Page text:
Event: Berlin-New York Dialogues: Cultural Kapital/Capital Kultur: Exhibition Symposium
Location: Center for Architecture, 11.10.07
Speakers: Illya Azaroff, Assoc. AIA — Director of Design, the design collective studio (NY); Markus Bader — Principal, raumlabor_berlin (Berlin); Susan Chin, FAIA — Assistant Commissioner of Capital Projects, NYC Department of Cultural Affairs (NY); Matthew Griffin, AA Dipl. Architekt — deadline > office for architectural services (Berlin); Regula Lüscher — State Department for Urban Development (Berlin); Kristien Ring — Director, German Center for Architecture (DAZ) (Berlin); Jochen Sandig — Producer & Cultural Administrator, Radialsystem V (Berlin); Ronald Shiffman, FAICP, Hon. AIA — Professor of Urban Planning, Graduate Center for Planning and Environment, Pratt Institute (NY); Claire Weisz, AIA — weisz + yoes architecture (NY); Lynnette Widder — Department of Architecture, Rhode Island School of Design; Peter Zlonicky — architect & planner (Munich)
Organizers: AIANY in collaboration with Deutsches Haus at New York University & Pratt Graduate Center for Planning and the Environment
Sponsors: Berlin-New York Dialogues presented in partnership with Carnegie Hall as part of Berlin in Lights festival; Underwriters: Digital Plus, RFR Holding; Patrons: Eurohypo, IULA-International Urban Landscape Award; Lead Sponsors: Carnegie Corporation of New York, Tishman Speyer Properties; Supporter: The German Consulate General New York; Friends: Aucapina Cabinetry, bartco Lighting, Getmapping, Osram Sylvania. This program is supported, in part, by public funds from the NYC Department of Cultural Affairs
Photograph by Sam Lahoz
The Mayor of Berlin, Klaus Wowereit, has said, “Berlin is a poor but sexy city.” It’s a city with a lot of space for people with little money. In fact, Berlin is as economically bankrupt as NYC was in the 1970s. This is the result of the building boom that the city experienced after reunification in 1990, as well as the unresolved issues arising from the shift of capital back to Berlin from Bonn in 1999.
NYC has recovered since the 1970s so much so that it supports 850 of the 1,400 public/private cultural institutions. Susan Chin, FAIA, assistant commissioner for capital projects at the NYC Department of Cultural Affairs (and former AIANY Chapter president) cited that city support has grown to $1.3 billion leveraging over $1 billion in private sector support to create arts and cultural facilities including the Bronx Museum of the Arts expansion by Arquitectonica, Metropolitan Museum of Art Leon Levy and Shelby White Court designed by Kevin Roche, FAIA, and the Queens Botanical Garden by BKSK Architects. The Department of City Planning is also rezoning 125th Street, river to river, for more cultural institutions to neighbor the Studio Museum of Harlem and Apollo Theater. In Long Island City, a cultural district is in formation with P.S. 1, the Noguchi Museum, and the Thalia Spanish Theatre.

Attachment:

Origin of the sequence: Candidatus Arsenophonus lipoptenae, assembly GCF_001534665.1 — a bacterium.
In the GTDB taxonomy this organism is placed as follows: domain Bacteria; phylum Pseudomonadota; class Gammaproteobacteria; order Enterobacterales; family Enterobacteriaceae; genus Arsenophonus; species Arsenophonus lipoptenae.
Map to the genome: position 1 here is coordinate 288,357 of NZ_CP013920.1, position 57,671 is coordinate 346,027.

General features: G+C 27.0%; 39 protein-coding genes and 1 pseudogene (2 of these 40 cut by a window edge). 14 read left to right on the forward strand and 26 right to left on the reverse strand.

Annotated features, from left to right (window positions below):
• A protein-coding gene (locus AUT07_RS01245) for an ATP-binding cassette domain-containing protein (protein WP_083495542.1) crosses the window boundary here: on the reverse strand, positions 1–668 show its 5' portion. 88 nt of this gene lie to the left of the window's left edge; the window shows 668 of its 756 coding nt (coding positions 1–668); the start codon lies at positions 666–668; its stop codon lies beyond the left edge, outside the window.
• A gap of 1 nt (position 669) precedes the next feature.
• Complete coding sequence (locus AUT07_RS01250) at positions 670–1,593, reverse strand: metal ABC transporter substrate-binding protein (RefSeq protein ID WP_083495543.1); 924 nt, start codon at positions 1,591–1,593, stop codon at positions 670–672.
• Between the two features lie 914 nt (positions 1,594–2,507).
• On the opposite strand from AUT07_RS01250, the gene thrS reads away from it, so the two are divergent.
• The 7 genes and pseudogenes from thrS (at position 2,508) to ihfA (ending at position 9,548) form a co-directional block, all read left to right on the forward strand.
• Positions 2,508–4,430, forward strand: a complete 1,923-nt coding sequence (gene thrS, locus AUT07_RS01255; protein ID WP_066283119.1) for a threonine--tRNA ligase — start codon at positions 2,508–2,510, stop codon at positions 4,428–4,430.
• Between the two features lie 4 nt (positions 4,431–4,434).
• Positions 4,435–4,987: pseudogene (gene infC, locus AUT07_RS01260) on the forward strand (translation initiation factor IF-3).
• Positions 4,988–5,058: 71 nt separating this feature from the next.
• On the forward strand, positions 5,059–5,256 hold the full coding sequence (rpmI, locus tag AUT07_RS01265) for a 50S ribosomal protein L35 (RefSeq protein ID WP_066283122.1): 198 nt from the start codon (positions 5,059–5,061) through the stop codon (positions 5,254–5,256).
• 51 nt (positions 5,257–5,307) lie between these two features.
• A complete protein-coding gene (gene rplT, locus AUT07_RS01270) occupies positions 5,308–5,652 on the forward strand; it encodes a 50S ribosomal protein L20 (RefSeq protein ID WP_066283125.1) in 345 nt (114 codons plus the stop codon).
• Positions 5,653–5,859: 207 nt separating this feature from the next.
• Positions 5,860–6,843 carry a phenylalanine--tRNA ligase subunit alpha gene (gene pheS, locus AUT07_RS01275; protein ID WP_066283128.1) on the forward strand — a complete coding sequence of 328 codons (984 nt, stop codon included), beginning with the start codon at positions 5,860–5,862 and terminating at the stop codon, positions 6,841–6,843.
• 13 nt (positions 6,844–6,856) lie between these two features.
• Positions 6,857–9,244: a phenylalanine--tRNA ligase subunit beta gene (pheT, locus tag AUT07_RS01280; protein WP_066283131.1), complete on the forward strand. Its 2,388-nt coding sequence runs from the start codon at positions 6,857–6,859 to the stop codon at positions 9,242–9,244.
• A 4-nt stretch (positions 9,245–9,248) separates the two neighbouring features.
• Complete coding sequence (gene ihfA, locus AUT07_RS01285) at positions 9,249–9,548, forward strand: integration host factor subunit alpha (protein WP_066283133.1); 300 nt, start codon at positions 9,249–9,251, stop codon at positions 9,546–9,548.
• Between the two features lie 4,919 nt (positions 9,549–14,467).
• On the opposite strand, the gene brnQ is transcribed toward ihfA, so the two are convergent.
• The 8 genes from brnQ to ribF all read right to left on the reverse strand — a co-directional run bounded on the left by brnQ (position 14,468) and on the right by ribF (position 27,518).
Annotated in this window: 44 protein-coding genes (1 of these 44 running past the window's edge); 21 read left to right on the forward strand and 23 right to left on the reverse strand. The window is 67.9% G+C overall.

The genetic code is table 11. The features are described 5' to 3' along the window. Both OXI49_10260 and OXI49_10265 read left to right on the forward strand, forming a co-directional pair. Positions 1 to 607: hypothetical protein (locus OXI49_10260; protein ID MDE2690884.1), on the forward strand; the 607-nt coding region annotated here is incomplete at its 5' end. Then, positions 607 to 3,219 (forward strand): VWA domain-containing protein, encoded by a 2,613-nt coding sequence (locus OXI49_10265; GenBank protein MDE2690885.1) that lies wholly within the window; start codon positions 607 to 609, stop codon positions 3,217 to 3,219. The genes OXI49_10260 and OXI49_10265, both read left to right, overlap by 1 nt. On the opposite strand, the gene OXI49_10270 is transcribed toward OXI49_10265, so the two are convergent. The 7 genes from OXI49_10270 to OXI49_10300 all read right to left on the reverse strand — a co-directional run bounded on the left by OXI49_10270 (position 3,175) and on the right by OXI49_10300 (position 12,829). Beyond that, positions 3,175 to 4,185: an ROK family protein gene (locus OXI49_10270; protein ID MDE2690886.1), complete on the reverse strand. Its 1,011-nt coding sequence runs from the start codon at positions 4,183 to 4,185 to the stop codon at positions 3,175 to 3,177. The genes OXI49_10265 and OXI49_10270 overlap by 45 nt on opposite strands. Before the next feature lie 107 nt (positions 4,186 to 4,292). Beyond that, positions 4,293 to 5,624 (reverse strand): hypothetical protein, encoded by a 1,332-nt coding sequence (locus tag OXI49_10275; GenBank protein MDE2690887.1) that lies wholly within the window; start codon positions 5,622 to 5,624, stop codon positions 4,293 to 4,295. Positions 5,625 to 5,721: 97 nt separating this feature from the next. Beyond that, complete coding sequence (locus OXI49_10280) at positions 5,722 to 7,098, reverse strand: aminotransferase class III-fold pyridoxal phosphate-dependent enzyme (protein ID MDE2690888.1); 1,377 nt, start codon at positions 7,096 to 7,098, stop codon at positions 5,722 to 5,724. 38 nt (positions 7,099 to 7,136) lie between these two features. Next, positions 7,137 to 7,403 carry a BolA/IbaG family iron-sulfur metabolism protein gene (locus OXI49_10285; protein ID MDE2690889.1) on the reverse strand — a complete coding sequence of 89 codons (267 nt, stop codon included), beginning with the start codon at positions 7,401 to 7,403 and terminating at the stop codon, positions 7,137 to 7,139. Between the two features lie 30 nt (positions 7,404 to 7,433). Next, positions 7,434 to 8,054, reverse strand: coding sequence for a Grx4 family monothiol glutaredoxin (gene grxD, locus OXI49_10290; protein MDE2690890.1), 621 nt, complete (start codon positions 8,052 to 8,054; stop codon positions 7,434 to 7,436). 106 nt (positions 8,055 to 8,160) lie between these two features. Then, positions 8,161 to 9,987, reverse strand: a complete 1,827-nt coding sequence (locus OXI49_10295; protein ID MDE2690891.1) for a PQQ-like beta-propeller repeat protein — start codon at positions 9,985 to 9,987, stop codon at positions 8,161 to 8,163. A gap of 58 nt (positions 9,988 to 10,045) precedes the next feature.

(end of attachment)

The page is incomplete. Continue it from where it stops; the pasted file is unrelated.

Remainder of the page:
The government in Berlin is not in a position to help private initiatives, but Berliners, with their “can-do” attitude have taken matters into their own hands. For example, a community turned the Post Bahnhof, a former postage distribution center, into a party and events space, transformed numerous abandoned storefronts into retail spaces, and courtyards into cafés and places to display art installations. Collective buildings are being developed that band together people with similar lifestyles. Inhabitants invest in and work with an architect to create a communal live/work space. Currently, there are more than 25 such projects in Berlin.
Berlin-based artists also are finding unlikely sites for temporary art. Jochen Sandig, co-founder of arts space Radialsystem V, created a place where contemporary and classical dance and music, and visual and electronic arts meet along the River Spree, taking advantage of the underutilized waterfront. During the demolition of the Palast der Republik, when the building was reduced to its core, architect Markus Bader of raumlabor_Berlin turned it into the Gasthof Bergkristall, a short-term hotel comprised of just four rooms.
Perhaps most comparable to new development in Berlin is the area of Red Hook, Brooklyn. Red Hook is a neighborhood with promise that could be on the road to gentrification, but still maintains a rich artistic culture. Both Berliners and New Yorkers express the need to put safeguards in place to keep rents down for the burgeoning artistic communities on both sides of the Atlantic in order to retain the cities’ vitality.
The Berlin-New York Dialogues is on view at the Center for Architecture through 01.26.07. See On View for more information.